From January 2015 to December 2017, 511 necropsies and microbiological analyses were recorded. Data were obtained from the IZSM database, and a total of 138 dogs were identified to fulfil the inclusion criteria. These dogs were under 1 year of age and comprised of 53 females (38.4%), 78 males (56.5%), and 7 of unknown sex (5.1%). They belonged to 30 different breeds: 37 crossbreeds (26.8%) and 93 purebreds (67.3%). Of the purebreds, the following breeds were recorded: 12 Pomeranians (8.7%), 11 Maltese (7.9%), 8 Chow Chows (5.8%), 6 each English Bulldogs and Chihuahuas (4.3% for each), 5 each Labrador Retrievers and Yorkshire Terriers (3.6%), 4 Neapolitan Mastiffs (2.9%), 3 each for Fox Terriers, German Shepherds, Husky, Italian Mastiffs, Pointers and Poodles (2.1%), 2 each for Cavalier King Charles Spaniel, Pinscher and Shiba Inu (1.4%), 1 each for Maremma Shepherd, Pitbull, Jack Russell Terrier, Great Dane, English Setter, Beagle, Dogue de Bordeaux, Argentine Mastiff, Akita Inu, and Pug and Dachshund (0.7%). For 8 reports (5.8%), however, no information about the breed was available. Four variables were examined: “lifestyle,” which included 70 ownerless dogs (50.7%), 33 strays that were housed in shelters (47.1%), and 37 that were confiscated by law enforcement for illegal importation (52.8%), and 68 dogs who lived in a house with their owner (49.2%). The “age” variable included 109 dogs under 6 months (78.9%) and 29 dogs from 6–12 months old (21%).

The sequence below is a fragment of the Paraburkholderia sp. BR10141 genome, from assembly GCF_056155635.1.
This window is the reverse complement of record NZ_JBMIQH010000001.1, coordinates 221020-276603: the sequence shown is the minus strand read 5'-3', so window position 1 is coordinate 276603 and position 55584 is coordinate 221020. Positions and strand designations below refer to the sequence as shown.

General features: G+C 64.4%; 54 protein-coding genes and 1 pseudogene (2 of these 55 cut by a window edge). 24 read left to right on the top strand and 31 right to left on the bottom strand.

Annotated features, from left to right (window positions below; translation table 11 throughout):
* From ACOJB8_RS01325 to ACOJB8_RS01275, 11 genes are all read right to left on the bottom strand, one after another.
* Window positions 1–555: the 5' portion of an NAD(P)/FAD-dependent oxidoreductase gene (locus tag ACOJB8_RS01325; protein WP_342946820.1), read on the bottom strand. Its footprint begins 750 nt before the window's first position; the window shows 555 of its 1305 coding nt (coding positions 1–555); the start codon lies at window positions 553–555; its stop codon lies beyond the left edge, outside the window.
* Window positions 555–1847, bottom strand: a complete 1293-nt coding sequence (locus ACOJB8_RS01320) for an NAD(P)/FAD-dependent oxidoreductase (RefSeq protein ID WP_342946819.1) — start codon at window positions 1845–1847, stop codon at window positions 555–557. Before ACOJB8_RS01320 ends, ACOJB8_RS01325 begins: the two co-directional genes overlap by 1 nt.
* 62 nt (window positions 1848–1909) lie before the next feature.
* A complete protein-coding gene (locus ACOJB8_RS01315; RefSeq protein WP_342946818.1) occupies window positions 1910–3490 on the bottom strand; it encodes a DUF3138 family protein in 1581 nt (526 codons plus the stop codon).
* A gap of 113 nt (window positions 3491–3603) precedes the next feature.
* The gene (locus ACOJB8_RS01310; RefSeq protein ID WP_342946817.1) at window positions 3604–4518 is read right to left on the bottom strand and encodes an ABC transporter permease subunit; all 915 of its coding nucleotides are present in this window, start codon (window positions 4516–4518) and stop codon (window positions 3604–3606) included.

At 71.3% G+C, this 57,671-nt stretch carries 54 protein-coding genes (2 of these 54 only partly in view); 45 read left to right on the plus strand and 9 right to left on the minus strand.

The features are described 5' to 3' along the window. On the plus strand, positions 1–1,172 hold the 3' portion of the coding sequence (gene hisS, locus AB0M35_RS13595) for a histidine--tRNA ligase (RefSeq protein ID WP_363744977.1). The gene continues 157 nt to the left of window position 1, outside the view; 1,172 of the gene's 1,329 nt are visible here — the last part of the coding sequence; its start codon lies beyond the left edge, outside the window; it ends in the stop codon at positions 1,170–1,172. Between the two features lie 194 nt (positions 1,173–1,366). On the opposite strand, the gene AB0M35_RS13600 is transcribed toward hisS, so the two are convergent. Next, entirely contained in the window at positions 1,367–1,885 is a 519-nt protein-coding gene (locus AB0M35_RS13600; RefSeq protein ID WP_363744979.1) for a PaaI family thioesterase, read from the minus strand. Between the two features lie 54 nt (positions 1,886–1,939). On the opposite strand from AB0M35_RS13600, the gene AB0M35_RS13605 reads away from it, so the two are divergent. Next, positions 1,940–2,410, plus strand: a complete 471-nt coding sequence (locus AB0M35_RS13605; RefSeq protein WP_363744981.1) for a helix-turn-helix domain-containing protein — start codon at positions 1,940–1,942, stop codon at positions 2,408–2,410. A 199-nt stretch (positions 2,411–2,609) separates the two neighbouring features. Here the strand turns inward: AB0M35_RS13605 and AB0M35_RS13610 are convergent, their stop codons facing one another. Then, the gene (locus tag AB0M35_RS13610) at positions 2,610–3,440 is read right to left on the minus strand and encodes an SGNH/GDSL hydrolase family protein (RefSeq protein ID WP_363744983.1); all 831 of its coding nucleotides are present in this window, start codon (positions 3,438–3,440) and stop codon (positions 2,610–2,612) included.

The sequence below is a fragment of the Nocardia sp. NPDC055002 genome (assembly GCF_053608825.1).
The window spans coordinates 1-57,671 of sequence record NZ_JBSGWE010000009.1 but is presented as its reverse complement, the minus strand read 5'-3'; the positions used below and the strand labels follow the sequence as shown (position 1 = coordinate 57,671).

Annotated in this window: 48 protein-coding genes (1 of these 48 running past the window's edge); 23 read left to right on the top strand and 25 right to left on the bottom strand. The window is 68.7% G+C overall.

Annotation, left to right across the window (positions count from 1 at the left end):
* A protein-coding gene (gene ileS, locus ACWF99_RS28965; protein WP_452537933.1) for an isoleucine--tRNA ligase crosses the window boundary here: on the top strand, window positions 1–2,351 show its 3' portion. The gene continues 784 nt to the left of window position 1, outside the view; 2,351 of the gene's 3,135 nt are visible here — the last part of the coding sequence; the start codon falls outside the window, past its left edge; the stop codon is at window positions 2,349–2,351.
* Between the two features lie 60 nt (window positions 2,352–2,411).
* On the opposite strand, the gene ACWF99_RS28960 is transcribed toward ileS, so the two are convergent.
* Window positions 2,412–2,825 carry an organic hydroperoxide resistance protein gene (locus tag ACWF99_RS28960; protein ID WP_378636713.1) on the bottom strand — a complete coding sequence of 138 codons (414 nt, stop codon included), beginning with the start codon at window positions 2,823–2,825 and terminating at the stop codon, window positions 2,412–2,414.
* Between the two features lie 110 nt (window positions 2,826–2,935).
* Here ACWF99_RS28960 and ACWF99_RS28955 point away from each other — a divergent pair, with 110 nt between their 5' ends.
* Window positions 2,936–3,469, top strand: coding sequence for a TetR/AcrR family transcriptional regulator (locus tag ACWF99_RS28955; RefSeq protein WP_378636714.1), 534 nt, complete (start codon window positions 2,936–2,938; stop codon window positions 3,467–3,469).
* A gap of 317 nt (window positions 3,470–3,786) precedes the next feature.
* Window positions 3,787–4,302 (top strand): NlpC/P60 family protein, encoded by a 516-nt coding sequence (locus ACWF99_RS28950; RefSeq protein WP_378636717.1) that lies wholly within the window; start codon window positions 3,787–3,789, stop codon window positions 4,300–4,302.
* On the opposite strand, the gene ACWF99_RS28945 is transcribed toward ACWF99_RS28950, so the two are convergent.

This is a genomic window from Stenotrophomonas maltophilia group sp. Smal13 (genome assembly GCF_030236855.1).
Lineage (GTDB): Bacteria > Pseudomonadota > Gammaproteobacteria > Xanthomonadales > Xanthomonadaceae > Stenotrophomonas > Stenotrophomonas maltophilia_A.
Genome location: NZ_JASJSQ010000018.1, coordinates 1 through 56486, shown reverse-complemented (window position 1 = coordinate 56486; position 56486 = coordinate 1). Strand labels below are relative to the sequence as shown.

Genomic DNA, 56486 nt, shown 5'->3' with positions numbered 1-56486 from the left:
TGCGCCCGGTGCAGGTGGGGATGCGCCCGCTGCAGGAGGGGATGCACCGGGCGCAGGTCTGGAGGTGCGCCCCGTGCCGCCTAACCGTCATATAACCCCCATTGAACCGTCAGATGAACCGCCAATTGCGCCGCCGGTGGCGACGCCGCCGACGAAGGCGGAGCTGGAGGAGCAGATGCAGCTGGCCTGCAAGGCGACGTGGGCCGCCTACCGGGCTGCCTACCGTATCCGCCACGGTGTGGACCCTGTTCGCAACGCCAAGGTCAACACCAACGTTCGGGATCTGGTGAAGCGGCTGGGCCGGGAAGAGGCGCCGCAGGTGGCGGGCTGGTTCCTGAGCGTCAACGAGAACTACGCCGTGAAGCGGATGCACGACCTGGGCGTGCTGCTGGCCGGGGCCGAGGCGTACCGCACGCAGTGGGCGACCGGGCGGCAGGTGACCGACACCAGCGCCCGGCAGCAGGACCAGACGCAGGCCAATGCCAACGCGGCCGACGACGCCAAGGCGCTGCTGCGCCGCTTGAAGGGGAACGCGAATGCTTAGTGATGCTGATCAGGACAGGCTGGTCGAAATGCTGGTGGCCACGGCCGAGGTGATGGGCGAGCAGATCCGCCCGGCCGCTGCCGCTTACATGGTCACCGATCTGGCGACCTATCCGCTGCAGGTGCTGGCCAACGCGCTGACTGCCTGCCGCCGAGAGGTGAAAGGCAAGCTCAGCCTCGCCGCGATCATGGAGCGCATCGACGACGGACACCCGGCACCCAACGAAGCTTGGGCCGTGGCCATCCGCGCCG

3.1. Necropsy Examination

Evaluation of the necropsy examination reports showed that the most frequently observed lesion was enteritis, which was found in 115 cases (83.3%), followed by pneumonia in 101 cases (73.1%), hepatitis in 65 cases (47.1%), encephalitis in 46 cases (33.3%), and finally myocarditis in 8 cases (5.8%). Multiorgan lesions were found to be more prevalent than those on a single organ; these lesion types were observed in 116 (84%) and 16 cases (11.6%), respectively (Figure 1). In 6 cases, no lesions were observed (4.3%). The organs were submitted to a broad microbiological analysis, and the chi-square analysis showed that there was a different trend in the distribution of the lesions in the organs related to microbiologic categories (). Thus, while in single-organ lesions there was a higher prevalence of pure viral infections (43.7%), for cases with lesions in 2 or more organs, mixed viral-bacterial infections were more prevalent. The distribution of the lesions for the variables—lifestyle, age, gender, and breed—was investigated too (Table 2), and a different trend was observed between ownerless and owned dogs () as well as between crossbreed and purebred dogs (). Cases in which one or two organs were affected were more frequently observed in owned dogs, whereas instances with three-or-four-organ lesions were prevalent in the ownerless group of dogs. Regarding the breed variable, in crossbreeds, two organs were more commonly affected (56.7%); in contrast, purebreds had more diffuse lesions on three (30.1%) and four organs (21.5%). No difference was observed for age () or gender variables ().